The appeal of interactive experiences has cemented itself into the world of retail. Sephora Beauty uses live streams to promote new products. Ikea recently debut a line of chairs and desks designed specifically for gamers. Starbucks loyalty customers play beat-the-clock classics like hopscotch and bingo that bring them back on the app all day long.
Approximately 17 million Australians identify themselves as gamers. They spend an average of 83 minutes a day with interactive content, and the median age of gamers is 35. As the gaming industry exploded in the last decade, the retail industry was also being turned on its head. Shopping is now an omnichannel, 24-hour-a-day experience that spans mobile, SMS, in-app purchases, social media channels, and digital wallets.
Consumers want to be entertained. They expect the brands they do business with to keep up with their lives.
The growth of gamification
In 2021 the gamification market was estimated to be USD$12.35 billion. It’s expected to grow 26% by 2028.
Australian shoppers want gamification in their retail experiences. 68% say they would enjoy gaming elements while shopping online, 37% are interested in gaming while in-store and 36% are up for trying games in their favourite apps. Increased engagement leads to higher sales.
“With consumers more willing than ever to gamify their shopping experiences, brands need to look beyond the need to convince their prospective customers to just buy something. Shoppers today are happy to be entertained, nudged, challenged, and engaged beyond a product transaction,” said Kate Musgrove, managing director of Bazaarvoice at Asia Pacific.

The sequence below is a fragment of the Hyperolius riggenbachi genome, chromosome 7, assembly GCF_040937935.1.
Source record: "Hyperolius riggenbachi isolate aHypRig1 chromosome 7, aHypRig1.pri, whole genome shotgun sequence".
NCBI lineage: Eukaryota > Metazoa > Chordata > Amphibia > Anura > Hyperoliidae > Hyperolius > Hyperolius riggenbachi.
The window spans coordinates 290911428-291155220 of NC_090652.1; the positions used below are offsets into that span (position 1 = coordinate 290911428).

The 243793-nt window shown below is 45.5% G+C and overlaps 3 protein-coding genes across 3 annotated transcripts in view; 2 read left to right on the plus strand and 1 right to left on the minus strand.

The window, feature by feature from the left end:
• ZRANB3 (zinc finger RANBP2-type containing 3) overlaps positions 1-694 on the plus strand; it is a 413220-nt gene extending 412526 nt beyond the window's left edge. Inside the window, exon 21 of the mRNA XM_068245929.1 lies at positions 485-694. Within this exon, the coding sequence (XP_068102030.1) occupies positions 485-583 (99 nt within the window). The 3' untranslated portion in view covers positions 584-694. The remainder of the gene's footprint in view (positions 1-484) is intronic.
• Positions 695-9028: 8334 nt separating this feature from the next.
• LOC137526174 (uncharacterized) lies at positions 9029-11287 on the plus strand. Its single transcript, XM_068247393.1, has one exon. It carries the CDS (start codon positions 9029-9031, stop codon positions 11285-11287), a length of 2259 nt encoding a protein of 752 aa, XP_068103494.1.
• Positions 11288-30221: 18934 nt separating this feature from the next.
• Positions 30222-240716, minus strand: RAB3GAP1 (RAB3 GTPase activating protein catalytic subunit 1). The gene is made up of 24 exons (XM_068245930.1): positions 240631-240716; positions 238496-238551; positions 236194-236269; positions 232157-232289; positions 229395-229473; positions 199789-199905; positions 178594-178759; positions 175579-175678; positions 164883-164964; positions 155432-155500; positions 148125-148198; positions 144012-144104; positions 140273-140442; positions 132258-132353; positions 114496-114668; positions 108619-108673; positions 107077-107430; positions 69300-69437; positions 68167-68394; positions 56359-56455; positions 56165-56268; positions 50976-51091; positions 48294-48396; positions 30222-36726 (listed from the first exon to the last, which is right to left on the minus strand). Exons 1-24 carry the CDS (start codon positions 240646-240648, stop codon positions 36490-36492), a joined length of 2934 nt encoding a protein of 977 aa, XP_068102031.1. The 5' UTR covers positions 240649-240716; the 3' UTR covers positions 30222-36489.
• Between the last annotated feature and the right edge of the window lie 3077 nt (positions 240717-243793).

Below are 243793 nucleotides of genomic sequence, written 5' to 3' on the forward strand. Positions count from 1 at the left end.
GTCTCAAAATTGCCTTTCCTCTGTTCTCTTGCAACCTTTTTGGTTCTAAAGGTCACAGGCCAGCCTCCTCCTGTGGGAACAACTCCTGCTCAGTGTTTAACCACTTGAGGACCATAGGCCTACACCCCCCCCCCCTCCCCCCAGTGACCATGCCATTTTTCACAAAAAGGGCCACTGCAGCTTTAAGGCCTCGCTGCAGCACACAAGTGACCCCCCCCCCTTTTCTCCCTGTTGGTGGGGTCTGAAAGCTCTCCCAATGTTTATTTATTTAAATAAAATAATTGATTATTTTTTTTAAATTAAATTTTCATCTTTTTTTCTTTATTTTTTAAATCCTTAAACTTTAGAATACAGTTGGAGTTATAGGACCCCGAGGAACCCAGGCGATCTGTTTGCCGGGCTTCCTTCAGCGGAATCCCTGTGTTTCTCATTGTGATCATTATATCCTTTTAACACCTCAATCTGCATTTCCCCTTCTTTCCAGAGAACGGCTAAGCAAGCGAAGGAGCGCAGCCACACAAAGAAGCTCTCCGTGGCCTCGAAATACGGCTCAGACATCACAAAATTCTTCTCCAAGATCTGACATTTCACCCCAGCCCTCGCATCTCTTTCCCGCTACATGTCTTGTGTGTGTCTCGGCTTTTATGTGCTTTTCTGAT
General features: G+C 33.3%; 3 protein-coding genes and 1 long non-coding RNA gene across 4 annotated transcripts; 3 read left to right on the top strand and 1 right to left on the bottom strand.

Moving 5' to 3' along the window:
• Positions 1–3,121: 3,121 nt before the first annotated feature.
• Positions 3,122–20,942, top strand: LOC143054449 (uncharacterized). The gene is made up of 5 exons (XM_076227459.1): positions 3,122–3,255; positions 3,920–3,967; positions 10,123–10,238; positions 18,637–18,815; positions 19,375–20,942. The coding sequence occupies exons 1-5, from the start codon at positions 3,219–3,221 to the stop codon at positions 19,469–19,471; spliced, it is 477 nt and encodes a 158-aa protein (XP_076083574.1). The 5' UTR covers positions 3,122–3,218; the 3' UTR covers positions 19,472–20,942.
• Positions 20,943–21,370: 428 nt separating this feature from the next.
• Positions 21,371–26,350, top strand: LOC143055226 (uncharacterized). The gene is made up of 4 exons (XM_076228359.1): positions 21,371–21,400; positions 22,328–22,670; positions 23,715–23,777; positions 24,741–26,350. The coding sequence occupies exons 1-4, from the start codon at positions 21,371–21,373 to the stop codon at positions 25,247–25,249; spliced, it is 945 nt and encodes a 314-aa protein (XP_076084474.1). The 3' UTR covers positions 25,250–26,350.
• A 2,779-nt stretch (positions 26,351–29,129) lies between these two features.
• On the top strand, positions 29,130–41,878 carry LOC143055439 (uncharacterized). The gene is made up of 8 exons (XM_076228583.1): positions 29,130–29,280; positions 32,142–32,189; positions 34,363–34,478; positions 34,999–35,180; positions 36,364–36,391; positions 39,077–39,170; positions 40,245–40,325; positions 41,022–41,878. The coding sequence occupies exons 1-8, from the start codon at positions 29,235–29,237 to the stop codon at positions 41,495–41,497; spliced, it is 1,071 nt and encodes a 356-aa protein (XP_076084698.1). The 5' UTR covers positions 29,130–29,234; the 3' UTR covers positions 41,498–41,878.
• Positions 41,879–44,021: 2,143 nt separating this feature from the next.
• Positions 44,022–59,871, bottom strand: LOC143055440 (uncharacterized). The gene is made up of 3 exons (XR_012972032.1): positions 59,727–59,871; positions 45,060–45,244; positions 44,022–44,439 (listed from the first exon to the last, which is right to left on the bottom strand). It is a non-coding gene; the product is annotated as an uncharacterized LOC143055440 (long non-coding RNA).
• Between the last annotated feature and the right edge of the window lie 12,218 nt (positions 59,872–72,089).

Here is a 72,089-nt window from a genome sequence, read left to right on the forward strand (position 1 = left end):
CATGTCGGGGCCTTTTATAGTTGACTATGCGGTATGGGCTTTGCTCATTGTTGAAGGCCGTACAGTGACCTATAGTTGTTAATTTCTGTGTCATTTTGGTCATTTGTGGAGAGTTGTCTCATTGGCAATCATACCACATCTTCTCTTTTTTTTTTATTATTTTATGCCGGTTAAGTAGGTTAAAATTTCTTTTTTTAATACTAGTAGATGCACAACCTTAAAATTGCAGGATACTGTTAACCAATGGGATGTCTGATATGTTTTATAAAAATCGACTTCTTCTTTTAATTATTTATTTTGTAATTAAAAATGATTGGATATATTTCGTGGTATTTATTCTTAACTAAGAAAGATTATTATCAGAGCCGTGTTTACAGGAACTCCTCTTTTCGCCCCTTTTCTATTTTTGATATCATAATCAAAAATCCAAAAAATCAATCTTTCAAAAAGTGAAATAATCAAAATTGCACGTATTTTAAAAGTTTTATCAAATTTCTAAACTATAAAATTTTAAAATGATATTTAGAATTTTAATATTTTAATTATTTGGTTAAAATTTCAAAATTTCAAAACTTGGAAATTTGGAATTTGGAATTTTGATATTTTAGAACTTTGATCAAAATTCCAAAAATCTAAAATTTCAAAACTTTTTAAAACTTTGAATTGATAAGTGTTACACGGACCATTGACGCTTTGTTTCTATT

What can gaming do for retailers?
There are four main reasons retailers should consider gaming as part of a data acquisition strategy. Gaming can help marketers:
- Collect valuable customer data
- Enhance brand awareness and reputation
- Increase customer engagement
- Increase sales and revenue
The importance of personalisation
Interactive games are a way to collect personal information about a shopper that comes directly from the consumer. Marketers use data and automation to create more personalised experiences for each and every customer.
Done the right way, shoppers love personalisation because it improves the shopping experience. Customers receive content that aligns with their interests, and less messaging that is irrelevant and intrusive.
The consumer rationale is simple: “If I am going to enjoy something that personally engages me with a brand, they have to know something about me. I will share my personal data if the brand gives me something I value in exchange.”
Data collection and the value exchange
Shoppers are clear about what they want from a retailer. There are notable differences between generations and ages of shoppers. But to a large extent, APAC consumers rank the following as what they value most from a brand in exchange for personal data:
- Loyalty points
- Sweepstakes prizes
- Early access to sales
- Access to locked/premium content
Permissions and privacy
There is a clear decline in the appeal of personalisation tactics when it comes to data the shopper did not disclose. 70% of shoppers are prepared to stop purchasing from a brand if it uses their data without permission.
This brings up the issue of privacy. 49% of shoppers describe themselves as concerned about how companies are using their personal data.
Gaming offers marketers a proven path to keep shoppers continuously engaged with your brand and content.
Download the full report to learn more about shoppers’ top three forms of personalisation, what younger shoppers value compared to more mature consumers, and how you can use gaming to boost sales and build a better relationship with all of your customers. It’s about personalisation at scale.